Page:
6) Marketing Owns The Brand: 2010 may see some very early reshuffling of the decks in terms of what Marketing owns. Social media (prediction 5) will broaden the discussion of “brand” from logos and taglines to the full offering including service and product. A few very early examples will arise of organizations in B2B who have changed their definition of the Marketing team to truly provide them with greatly enhanced ownership or influence into the product/solution areas of the business as well as the services areas around it, as those are both critical to overall company brand and reputation. We likely won’t see mainstream shifts in this ownership until 2011 or beyond.
7) Follow me, Friend me, or List me: in 2010 we’ll see a dramatic shift in the definitions of influence in social media as we move from raw counts (like Followers or Friends) which are almost entirely ignorable, and to a model that comes one step closer to true influence. Each social media site will implement things differently, but an “inner circle” model of people who one actually pays attention to, versus just being a connection, will rapidly grow in relevance. Social media sites that do this well will balance the need for public awareness of how influential a person is (how many inner circles, they are part of) without making it so public that it is widely manipulated or gamed (like Twitter follower counts, for example).
8) Information Discovery Measurements: As marketers begin to cede control of the messages they push out, and begin to act more like publishers without assuming control of the distribution, they will begin to look for measurements of information discovery as their key driver. How, where, and from whom, did an individual discover information relevant to key stages in her buying process. Rather than measure individual outbound campaigns, measuring the likelihood of individual messages to be discovered, ideally through sharing and forwarding, will become more key to marketers.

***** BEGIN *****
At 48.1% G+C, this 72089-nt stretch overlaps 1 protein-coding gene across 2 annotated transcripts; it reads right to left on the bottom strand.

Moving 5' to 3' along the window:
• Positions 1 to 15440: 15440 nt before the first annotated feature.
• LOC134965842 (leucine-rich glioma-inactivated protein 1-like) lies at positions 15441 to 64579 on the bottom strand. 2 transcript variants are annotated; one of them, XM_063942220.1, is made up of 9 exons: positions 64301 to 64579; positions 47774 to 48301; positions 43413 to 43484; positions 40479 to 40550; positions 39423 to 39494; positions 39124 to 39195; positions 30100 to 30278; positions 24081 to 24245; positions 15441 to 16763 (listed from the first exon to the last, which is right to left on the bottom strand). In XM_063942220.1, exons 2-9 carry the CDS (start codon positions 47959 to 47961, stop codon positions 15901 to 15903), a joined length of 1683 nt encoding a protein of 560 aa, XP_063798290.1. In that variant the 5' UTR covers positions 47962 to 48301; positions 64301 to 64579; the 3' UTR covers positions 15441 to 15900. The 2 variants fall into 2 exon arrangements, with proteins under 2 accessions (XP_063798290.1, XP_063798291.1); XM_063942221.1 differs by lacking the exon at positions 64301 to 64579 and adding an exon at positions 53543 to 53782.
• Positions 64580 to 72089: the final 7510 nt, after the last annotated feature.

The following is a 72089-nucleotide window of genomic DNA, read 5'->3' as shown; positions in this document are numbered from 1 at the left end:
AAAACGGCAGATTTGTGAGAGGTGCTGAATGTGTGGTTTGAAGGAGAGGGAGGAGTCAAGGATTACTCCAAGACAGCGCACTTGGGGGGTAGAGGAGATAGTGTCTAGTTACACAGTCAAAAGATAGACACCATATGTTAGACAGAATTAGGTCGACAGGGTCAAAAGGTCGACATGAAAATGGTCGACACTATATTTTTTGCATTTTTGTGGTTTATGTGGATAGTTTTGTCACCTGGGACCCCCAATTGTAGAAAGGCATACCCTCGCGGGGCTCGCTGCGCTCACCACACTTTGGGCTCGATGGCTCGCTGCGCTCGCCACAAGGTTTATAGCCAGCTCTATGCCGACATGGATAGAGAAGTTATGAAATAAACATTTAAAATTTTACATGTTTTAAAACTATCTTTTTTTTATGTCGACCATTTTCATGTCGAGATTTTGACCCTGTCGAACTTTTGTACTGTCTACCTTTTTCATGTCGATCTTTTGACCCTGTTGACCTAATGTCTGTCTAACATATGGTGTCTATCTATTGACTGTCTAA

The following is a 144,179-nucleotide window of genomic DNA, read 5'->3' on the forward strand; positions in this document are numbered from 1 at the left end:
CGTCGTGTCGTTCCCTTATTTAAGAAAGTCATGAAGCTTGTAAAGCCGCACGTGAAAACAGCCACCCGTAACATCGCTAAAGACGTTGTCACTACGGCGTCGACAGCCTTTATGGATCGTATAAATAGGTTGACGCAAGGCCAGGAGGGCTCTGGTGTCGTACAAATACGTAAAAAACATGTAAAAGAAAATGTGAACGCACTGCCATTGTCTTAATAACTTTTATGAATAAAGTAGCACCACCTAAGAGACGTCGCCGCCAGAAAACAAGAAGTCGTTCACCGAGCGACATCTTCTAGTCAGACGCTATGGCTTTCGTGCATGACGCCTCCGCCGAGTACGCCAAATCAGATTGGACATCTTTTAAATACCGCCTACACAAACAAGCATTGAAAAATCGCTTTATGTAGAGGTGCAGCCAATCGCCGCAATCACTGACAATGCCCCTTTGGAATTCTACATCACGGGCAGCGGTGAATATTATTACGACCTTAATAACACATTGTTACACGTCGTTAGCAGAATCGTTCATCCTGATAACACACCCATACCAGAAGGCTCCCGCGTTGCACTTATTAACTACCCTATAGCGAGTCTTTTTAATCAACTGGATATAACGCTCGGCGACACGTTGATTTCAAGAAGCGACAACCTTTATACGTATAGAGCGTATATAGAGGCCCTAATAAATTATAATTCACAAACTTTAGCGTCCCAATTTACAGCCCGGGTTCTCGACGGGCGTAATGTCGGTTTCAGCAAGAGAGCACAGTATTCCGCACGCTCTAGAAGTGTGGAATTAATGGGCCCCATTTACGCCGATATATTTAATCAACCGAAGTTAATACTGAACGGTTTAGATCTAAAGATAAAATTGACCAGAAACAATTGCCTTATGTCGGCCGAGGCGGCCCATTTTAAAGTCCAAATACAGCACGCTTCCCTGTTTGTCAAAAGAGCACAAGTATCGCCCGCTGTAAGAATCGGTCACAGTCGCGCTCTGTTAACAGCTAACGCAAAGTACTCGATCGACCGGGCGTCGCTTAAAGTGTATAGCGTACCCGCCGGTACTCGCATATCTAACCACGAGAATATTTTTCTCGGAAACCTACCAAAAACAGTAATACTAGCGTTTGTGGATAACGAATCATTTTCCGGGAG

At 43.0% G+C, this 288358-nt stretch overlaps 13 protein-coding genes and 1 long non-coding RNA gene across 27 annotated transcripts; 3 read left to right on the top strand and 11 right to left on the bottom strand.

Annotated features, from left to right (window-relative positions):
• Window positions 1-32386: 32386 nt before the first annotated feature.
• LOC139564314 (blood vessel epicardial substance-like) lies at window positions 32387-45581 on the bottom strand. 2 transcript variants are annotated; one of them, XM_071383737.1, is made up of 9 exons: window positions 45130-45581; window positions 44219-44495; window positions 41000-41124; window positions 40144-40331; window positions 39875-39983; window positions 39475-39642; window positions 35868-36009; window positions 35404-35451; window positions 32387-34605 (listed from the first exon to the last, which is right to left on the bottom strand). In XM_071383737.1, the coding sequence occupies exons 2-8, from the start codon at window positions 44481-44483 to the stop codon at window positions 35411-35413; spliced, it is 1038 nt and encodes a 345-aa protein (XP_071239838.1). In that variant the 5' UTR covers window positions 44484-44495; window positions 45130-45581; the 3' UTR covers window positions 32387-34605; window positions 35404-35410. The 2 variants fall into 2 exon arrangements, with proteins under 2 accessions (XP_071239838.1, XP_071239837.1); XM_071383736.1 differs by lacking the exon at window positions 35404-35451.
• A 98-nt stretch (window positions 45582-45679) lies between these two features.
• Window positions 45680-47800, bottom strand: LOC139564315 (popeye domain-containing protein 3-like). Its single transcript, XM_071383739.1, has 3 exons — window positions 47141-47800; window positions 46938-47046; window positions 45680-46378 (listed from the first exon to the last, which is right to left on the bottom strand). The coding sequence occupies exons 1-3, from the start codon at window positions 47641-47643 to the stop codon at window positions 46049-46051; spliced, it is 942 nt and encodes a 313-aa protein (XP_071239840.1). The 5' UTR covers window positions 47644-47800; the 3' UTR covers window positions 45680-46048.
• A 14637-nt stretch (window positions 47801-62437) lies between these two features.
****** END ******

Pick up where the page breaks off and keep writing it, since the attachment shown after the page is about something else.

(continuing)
9) Social Activity, Lead Scoring, and Lead Nurturing: As buyers begin to get more and more of the messages, information, and education through their peers, and through social media, these channels will quickly grow in their relevance to lead scoring and lead nurturing approaches. Awareness of how an individual discovered a message, where, and from whom (prediction 8) will feature very prominently in the lead scoring and lead nurturing routines of leading marketers.
10) Digital Body Language vs. the Discovery Call: As buyers gather most, if not all, of their early information (prediction 2) on the vendors they are considering speaking with online, the role of the salesperson’s “discovery call” shrinks and changes. In 2010, in sales organizations, we will see a rapid recognition of the new reality that buyers are less willing to take an initial call from a vendor salesperson with an assumption of only exchanging basic information. If sales people want to engage with buyers they will need to read buyers’ digital body language, and ensure that they are able to add more value than Google on the initial sales call. If sales teams do not have access to this information they will begin to push their marketing teams to provide it.
What do you think? Are these predictions likely to happen? I look forward to your thoughts on these.